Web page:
A month ago, the RNC officially named Mitt Romney its presumptive nominee and signed a partnership agreement to raise funds for the presidential election. The Barack Obama campaign responded by launching its own campaign against Romney. Team Obama and the DNC hit Romney on his track record at Bain Capital, rolled out its “Life of Julia” to attract support from women, especially single professionals, and both campaigns put their rapid-response teams on full alert.
Who won the first round? The latest ABC News/ Washington Post presidential poll shows Mitt Romney gaining strength, at least in terms of favorability, especially in two key demographics: independent voters and women. Romney’s favorability among women increased by 13 points in the first month of the head-to-head campaign while Obama dropped seven points. ABC reports that most of those gains came from single women – the very demographic targeted by Obama with its “Life of Julia” campaign and the attacks on Romney over the supposed Republican “war on women.”
Clearly, Obama has gotten off to a bad start, despite having a one-year jump on the general election campaign over Romney’s organization. The days of talking about a billion-dollar juggernaut for Obama have long since passed. With Obama only two points ahead of Romney in the Real Clear Politics poll average at 45.7 percent/43.7 percent -- well below the 50 percent level an incumbent should have at this stage of a challenge – Obama and his team look a lot more vulnerable than most people imagined.
Could Barack Obama lose this election? This month makes it look a lot more possible than some imagined, and the months ahead are full of pitfalls. Some of the variables are largely out of his control, such as job creation over the summer. Hiring has dropped off the last two months, and a new job report out tomorrow is expected to continue the streak of mediocrity at 165,000.
Policy changes at this point would not take effect for months, though a quick resolution to the CBO’s “Taxmageddon” of tax hikes and scheduled spending cuts might produce enough relief in the investment community to spark a hiring rally. That would require Obama to cut a deal with Republicans in Congress on tax rates, and so far, neither party has suggested even a formula for a compromise.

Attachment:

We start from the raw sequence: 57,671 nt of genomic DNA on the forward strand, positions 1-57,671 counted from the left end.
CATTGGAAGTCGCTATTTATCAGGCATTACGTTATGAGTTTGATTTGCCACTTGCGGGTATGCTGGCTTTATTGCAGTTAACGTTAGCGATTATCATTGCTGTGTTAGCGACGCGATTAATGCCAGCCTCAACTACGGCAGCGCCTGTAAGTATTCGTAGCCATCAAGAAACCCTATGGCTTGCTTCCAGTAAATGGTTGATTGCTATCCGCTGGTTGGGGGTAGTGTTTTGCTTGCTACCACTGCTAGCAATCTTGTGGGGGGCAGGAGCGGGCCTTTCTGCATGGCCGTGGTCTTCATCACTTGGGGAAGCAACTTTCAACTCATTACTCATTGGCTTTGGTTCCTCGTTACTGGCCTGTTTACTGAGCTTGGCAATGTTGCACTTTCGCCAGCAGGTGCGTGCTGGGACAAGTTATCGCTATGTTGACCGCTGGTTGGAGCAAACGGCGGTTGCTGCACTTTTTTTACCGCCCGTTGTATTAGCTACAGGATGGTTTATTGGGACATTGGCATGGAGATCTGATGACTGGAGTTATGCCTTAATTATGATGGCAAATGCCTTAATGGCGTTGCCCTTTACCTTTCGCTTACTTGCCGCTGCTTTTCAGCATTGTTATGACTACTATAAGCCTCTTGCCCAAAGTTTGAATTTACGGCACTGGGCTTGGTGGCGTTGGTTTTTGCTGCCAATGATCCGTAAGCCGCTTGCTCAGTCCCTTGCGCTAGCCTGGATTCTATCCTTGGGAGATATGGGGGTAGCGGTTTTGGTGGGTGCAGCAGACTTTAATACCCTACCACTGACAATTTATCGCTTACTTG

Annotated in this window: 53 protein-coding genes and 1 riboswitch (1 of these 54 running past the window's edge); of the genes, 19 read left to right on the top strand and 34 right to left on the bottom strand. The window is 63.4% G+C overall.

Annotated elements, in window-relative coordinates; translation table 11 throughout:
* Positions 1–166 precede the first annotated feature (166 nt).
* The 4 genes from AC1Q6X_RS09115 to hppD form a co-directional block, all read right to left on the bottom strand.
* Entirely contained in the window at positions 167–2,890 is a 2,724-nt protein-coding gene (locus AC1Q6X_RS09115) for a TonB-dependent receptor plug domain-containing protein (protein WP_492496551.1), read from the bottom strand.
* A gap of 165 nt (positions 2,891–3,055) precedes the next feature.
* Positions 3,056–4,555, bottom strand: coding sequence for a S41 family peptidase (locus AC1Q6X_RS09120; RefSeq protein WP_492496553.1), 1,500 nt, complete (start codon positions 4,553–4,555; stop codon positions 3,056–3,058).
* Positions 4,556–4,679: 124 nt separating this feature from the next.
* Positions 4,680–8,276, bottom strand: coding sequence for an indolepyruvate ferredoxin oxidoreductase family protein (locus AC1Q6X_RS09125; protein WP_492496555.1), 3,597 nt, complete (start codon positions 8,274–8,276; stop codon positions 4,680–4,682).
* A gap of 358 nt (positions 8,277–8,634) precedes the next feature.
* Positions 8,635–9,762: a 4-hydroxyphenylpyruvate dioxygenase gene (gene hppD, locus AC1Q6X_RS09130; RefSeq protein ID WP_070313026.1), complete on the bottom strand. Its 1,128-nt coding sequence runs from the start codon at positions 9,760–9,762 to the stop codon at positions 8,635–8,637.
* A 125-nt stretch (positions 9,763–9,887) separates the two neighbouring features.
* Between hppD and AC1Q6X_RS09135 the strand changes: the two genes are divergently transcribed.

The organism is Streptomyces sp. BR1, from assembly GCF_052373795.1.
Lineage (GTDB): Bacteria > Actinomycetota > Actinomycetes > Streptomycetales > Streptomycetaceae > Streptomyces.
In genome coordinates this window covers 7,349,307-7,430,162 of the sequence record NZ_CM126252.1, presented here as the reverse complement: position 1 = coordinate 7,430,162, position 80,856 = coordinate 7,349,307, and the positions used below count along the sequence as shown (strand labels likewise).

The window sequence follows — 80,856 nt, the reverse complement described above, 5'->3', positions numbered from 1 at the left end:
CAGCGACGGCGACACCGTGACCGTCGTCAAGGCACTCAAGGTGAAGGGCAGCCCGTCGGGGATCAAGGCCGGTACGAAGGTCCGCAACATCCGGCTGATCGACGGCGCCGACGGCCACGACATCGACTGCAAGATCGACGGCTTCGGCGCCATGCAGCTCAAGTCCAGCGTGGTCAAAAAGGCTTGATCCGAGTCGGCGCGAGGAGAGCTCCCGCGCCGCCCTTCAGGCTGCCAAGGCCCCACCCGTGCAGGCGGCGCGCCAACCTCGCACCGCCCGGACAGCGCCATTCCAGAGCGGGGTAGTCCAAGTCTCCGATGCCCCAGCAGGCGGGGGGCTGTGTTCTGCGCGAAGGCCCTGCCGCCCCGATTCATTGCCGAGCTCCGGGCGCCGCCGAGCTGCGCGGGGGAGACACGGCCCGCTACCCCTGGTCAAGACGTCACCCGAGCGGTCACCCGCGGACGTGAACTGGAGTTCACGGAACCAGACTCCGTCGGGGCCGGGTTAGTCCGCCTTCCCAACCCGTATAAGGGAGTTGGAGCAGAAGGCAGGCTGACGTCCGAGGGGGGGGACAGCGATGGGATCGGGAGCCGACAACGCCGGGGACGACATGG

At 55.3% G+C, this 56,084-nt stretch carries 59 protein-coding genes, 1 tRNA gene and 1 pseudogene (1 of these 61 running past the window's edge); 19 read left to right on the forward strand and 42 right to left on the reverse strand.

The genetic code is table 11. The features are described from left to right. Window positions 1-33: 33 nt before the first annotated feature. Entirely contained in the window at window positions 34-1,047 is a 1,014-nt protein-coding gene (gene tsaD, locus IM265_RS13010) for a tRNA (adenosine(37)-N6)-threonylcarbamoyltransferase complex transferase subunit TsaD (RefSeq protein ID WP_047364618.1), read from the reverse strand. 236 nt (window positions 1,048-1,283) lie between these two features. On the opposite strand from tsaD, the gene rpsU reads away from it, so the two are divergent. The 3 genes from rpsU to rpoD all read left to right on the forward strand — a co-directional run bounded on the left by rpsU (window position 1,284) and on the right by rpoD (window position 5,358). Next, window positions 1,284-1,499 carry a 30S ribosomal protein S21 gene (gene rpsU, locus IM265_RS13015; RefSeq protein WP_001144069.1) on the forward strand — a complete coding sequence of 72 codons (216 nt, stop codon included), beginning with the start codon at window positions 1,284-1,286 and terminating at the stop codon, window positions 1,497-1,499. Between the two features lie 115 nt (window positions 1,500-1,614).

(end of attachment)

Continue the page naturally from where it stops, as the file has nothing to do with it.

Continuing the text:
If Obama wants to win this election, he can’t depend on the promise of another mirage Recovery Summer. The President has to address five pitfalls into which he and his campaign have already stumbled if he wants to remain President.
1 – Repair relations with the business community. Frankly, this might be as far out of Obama’s hands as the dysfunctional job-creation engine of the US economy, and for related reasons. Obama has dumped a ton of expensive new regulation onto businesses, either directly through Dodd-Frank and the PPACA (ObamaCare), or indirectly through onerous restrictions on power production, especially on coal, which supplies 46 percent of all electrical power in the US. Larger businesses mind regulation less; they have economies of scale which make them more efficient at compliance, which puts smaller competitors at a disadvantage.
Unfortunately for Obama, he can’t exploit that difference. Obama has spent most of the last eight months alienating Wall Street with his class-warfare rhetoric. That spawned the Occupy movement, with a big organizing boost from labor unions, both of which created no small amount of resentment in the investor class. Obama has tried to mollify these potential donors, many of whom have refused to donate to Obama after watching the mask slip for most of the past year. That brings us to …